Mubarak has resigned. Next steps in Egypt are uncertain, but it’s certain that authoritarian rulers around the world are watching these events with great trepidation.
What’s the lesson that China and the 102 of 160 developing countries around the world that are “partly free” or “unfree” (see Freedom House) are taking from Egypt and Tunisia? And is there a lesson for Western donors?
Dani Rodrik argues here that the lesson for China and other non-democratic states is that economic progress is not sufficient for political stability. He notes that both Arab countries do well on measures of social and economic development such as the Human Development Index (which combines indicators of health, schooling, and GDP growth into a single index), reflecting the fact that both have made substantial gains in the last several decades, particularly in schooling opportunities and life expectancy. In the end, though, they are likely to observe, those gains weren’t enough to keep Tunisians and Egyptians off the streets.
It would be nice if China, for example, concluded that delivering fast economic growth is not sufficient and it should move more quickly on opening the political process.
But the leading “economic” indicator of political instability in countries like Egypt and Tunisia seems to be not growth per se or human development but youth unemployment and underemployment, and the associated frustration people have about having meaningful futures as productive members of their societies. A second indicator is the widespread and well-founded suspicion that a business and political elite are acquiring undeserved wealth through insider privileges and corruption. The lesson for China is likely to be to keep the job machine going (including through an undervalued currency), continue to increase economic options and freedoms (it’s ok to open a business and get very rich), and take steps at the central government level to minimize local officials’ corruption. It is not likely to be to introduce multiparty democracy or other political reforms.
For Africa, I fear that the lesson from success in China and trouble in Arab states for leaders who have stayed too long is not necessarily to open up their politics but to reinforce the view that multiparty politics is risky business (especially where there are intense ethnic rivalries), and that political competition and democracy are messy when you are trying to manage economic growth. China doesn’t have to cope with the confusion and constraints to market reforms that plague India.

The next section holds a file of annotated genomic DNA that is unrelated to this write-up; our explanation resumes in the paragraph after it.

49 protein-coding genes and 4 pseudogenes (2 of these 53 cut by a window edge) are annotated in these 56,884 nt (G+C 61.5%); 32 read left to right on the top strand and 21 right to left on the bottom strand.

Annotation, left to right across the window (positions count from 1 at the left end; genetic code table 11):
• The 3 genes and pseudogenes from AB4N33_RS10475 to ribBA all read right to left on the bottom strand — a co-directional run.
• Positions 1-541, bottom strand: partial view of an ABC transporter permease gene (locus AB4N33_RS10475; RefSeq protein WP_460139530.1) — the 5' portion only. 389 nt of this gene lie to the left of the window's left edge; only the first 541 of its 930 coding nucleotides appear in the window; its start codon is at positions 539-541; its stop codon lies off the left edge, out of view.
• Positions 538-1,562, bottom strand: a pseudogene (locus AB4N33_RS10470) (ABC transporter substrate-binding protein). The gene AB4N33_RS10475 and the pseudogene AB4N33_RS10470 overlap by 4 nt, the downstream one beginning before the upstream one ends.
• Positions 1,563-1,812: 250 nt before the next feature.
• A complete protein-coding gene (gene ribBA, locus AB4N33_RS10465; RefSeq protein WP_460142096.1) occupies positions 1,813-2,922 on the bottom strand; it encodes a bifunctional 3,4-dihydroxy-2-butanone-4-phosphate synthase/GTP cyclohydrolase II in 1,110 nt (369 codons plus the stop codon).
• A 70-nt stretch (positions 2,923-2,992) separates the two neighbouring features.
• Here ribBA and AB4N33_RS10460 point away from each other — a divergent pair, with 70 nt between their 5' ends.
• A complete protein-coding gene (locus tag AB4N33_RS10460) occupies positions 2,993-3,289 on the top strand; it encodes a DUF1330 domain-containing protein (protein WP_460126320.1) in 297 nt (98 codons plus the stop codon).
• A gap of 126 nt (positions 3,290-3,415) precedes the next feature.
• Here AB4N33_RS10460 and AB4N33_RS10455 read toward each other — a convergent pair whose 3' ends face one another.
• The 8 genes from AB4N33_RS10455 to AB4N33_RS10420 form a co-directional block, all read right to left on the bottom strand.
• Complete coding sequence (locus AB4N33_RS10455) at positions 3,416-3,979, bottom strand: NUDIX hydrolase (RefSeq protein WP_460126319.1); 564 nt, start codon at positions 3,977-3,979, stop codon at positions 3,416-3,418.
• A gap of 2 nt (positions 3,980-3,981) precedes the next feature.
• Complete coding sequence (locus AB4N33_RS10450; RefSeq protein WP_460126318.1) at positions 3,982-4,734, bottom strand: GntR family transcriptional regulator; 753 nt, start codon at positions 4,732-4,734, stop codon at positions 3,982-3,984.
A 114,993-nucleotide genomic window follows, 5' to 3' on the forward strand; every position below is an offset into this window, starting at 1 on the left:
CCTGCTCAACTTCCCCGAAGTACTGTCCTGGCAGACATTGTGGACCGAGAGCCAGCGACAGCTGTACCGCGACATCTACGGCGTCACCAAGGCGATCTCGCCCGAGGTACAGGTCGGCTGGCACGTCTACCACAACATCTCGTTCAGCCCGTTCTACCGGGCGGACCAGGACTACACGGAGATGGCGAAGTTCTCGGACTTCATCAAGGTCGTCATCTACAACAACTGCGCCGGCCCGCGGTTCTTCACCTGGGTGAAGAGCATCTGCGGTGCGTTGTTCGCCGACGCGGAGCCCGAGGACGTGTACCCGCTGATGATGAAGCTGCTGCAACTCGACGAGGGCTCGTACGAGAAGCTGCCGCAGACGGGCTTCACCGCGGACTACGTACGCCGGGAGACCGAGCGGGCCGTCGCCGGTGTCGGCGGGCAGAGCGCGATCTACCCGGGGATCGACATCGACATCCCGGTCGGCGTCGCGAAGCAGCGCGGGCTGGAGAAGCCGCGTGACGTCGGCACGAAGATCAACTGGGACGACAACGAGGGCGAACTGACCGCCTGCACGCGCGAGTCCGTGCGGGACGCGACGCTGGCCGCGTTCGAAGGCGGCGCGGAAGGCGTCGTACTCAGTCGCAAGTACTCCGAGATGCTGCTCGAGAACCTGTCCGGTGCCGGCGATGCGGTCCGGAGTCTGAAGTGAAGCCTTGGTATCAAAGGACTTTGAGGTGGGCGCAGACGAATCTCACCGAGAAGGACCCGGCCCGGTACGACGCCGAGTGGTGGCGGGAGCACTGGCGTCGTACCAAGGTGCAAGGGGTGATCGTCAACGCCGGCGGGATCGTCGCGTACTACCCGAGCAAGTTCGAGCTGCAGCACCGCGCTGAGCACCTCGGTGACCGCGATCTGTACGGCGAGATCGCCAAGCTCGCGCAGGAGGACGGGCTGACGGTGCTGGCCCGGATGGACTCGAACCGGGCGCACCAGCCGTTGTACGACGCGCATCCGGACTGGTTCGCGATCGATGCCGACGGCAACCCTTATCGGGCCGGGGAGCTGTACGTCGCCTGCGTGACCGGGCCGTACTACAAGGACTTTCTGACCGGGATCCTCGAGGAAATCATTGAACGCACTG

The more obvious and immediate lessonfor African heads of state should be the one that Nicolas van de Walle emphasizes: don’t stay beyond 12 years or you will become caught in a thickening web of corruption and abuse of executive power – and in the extreme, as with President Mugabe in Zimbabwe, your choices will be repression or personally costly exile.
For donors – whether to Egypt or to other less-than-perfectly-free developing countries -- the associated lesson should also be clear: when leaders stay too long, every additional year of aid provided risks making donors complicit in any abuses of the incumbent regime. When aid, whether for roads or schooling or health, is motivated primarily by a foreign policy concern with security and stability, no matter how legitimate (and not by a moral conviction – see Owen Barder on this distinction), it may at some point actually become counterproductive even for stability.
Or maybe not. Has the United States, with its aid to education, health, and democracy programs in Egypt, helped at the margin to provide the foundation for the moderation the protesters have shown and the chances for a successful transition? Or should the United States have exited Egypt sooner, when President Mubarak was resisting the political reforms the United States was pushing?. This is one issue where time will not necessarily tell.